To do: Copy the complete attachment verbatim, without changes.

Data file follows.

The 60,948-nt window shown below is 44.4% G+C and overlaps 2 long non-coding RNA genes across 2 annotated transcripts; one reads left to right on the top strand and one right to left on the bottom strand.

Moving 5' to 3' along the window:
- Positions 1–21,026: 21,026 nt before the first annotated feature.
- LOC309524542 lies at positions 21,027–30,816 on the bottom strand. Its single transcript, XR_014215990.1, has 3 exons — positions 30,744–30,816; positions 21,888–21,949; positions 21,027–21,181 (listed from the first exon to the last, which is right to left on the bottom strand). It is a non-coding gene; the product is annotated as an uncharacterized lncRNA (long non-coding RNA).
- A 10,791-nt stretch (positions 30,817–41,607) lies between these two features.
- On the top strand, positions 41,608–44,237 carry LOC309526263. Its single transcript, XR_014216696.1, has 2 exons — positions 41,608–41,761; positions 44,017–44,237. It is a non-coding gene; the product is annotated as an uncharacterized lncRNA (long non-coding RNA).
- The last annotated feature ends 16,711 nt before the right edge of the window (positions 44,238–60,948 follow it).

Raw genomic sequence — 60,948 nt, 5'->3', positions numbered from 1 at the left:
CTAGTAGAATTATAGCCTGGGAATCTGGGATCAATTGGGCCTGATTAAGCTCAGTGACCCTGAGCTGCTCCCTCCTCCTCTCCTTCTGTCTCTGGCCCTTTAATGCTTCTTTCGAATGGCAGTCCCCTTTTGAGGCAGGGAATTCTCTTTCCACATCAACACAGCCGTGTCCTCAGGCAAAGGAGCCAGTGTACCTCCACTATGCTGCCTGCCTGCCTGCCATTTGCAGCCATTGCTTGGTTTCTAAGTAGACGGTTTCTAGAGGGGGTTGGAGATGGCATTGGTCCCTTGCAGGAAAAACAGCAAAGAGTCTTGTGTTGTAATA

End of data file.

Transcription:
The 60,948-nt window shown below is 44.4% G+C and overlaps 2 long non-coding RNA genes across 2 annotated transcripts; one reads left to right on the top strand and one right to left on the bottom strand.

Moving 5' to 3' along the window:
- Positions 1–21,026: 21,026 nt before the first annotated feature.
- LOC309524542 lies at positions 21,027–30,816 on the bottom strand. Its single transcript, XR_014215990.1, has 3 exons — positions 30,744–30,816; positions 21,888–21,949; positions 21,027–21,181 (listed from the first exon to the last, which is right to left on the bottom strand). It is a non-coding gene; the product is annotated as an uncharacterized lncRNA (long non-coding RNA).
- A 10,791-nt stretch (positions 30,817–41,607) lies between these two features.
- On the top strand, positions 41,608–44,237 carry LOC309526263. Its single transcript, XR_014216696.1, has 2 exons — positions 41,608–41,761; positions 44,017–44,237. It is a non-coding gene; the product is annotated as an uncharacterized lncRNA (long non-coding RNA).
- The last annotated feature ends 16,711 nt before the right edge of the window (positions 44,238–60,948 follow it).

Raw genomic sequence — 60,948 nt, 5'->3', positions numbered from 1 at the left:
CTAGTAGAATTATAGCCTGGGAATCTGGGATCAATTGGGCCTGATTAAGCTCAGTGACCCTGAGCTGCTCCCTCCTCCTCTCCTTCTGTCTCTGGCCCTTTAATGCTTCTTTCGAATGGCAGTCCCCTTTTGAGGCAGGGAATTCTCTTTCCACATCAACACAGCCGTGTCCTCAGGCAAAGGAGCCAGTGTACCTCCACTATGCTGCCTGCCTGCCTGCCATTTGCAGCCATTGCTTGGTTTCTAAGTAGACGGTTTCTAGAGGGGGTTGGAGATGGCATTGGTCCCTTGCAGGAAAAACAGCAAAGAGTCTTGTGTTGTAATA